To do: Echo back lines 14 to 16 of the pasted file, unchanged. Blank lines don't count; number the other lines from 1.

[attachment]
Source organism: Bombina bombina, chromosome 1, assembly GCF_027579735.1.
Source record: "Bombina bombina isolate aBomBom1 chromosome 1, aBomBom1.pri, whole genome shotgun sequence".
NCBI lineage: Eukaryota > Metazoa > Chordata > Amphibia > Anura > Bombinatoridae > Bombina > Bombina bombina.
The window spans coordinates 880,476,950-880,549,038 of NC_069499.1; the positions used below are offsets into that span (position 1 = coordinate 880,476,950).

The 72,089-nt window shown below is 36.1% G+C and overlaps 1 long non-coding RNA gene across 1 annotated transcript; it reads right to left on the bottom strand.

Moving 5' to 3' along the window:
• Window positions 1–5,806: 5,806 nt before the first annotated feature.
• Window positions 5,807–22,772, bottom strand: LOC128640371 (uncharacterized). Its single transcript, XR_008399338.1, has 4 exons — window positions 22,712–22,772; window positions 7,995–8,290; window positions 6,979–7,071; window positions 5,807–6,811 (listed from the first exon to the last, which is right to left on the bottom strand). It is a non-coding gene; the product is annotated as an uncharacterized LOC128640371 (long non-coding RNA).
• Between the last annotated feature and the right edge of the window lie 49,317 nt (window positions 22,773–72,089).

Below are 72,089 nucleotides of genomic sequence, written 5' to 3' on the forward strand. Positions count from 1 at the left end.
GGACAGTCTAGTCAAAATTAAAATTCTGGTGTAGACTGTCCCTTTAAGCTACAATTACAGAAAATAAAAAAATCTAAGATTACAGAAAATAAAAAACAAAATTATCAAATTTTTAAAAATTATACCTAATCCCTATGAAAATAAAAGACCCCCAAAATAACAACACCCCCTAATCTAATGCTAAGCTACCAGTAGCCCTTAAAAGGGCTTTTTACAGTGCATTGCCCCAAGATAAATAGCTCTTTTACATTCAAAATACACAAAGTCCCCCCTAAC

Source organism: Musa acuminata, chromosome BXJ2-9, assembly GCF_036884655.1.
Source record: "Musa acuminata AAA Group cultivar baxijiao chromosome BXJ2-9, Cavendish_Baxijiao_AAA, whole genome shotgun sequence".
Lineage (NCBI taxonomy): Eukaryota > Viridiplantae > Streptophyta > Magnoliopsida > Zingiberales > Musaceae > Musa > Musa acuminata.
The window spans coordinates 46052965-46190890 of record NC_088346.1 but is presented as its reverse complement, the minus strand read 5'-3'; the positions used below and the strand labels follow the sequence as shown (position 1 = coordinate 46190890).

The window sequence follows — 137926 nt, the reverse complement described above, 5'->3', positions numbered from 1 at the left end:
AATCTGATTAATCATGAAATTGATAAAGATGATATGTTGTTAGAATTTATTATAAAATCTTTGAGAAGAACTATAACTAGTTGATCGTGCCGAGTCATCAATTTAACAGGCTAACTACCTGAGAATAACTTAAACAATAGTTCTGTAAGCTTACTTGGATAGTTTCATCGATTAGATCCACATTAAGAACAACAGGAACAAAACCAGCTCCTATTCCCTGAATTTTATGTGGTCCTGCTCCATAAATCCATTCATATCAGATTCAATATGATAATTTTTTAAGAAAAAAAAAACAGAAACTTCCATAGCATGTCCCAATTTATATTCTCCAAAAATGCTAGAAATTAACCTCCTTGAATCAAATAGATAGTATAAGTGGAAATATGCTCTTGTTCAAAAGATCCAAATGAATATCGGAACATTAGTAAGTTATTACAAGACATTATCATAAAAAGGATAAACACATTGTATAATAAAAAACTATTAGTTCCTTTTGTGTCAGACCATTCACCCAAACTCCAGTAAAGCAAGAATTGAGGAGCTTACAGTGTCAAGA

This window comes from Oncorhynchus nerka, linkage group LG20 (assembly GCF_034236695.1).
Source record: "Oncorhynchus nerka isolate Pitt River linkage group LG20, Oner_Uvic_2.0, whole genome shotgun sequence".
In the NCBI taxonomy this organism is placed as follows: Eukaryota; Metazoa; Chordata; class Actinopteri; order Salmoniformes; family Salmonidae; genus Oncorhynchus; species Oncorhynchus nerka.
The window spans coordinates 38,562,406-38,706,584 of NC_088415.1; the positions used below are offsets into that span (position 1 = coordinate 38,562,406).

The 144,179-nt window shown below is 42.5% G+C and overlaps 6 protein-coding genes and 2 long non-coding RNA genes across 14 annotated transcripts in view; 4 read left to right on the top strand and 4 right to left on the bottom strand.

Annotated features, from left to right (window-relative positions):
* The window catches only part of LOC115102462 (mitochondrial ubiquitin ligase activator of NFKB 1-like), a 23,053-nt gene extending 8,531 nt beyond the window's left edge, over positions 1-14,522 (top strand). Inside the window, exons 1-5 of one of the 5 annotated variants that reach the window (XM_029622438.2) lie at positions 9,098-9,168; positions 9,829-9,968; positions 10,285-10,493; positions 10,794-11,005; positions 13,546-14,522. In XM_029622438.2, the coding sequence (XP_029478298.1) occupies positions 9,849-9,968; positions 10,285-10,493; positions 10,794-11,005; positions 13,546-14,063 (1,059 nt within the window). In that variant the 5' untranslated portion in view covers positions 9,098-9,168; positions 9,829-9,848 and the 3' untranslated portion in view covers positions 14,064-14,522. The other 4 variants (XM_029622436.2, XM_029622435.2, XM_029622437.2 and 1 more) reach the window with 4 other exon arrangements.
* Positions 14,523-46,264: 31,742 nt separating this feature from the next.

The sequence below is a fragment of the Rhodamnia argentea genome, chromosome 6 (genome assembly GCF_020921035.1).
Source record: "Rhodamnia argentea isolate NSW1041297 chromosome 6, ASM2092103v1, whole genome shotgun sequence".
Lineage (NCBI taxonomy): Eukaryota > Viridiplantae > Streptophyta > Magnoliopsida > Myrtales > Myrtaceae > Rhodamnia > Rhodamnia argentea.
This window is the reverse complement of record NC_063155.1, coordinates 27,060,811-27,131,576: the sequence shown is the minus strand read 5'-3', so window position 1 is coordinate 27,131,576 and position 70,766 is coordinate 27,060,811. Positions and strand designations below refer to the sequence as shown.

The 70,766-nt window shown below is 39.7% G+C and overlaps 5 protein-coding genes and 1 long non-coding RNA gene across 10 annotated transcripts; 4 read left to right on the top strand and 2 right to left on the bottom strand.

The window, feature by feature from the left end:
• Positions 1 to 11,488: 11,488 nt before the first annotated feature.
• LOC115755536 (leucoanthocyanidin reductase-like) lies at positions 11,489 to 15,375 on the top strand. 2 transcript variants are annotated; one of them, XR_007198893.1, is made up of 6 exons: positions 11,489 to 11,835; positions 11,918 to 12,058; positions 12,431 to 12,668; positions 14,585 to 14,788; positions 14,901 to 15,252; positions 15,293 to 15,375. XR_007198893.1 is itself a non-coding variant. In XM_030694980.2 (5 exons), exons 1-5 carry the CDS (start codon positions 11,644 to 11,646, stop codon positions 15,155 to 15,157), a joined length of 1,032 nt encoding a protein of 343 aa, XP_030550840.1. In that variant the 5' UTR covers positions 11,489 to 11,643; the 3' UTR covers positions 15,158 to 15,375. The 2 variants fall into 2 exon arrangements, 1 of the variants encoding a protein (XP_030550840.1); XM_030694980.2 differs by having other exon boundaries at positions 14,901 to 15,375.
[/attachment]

Lineage (NCBI taxonomy): Eukaryota > Viridiplantae > Streptophyta > Magnoliopsida > Zingiberales > Musaceae > Musa > Musa acuminata.
The window spans coordinates 46052965-46190890 of record NC_088346.1 but is presented as its reverse complement, the minus strand read 5'-3'; the positions used below and the strand labels follow the sequence as shown (position 1 = coordinate 46190890).

The window sequence follows — 137926 nt, the reverse complement described above, 5'->3', positions numbered from 1 at the left end: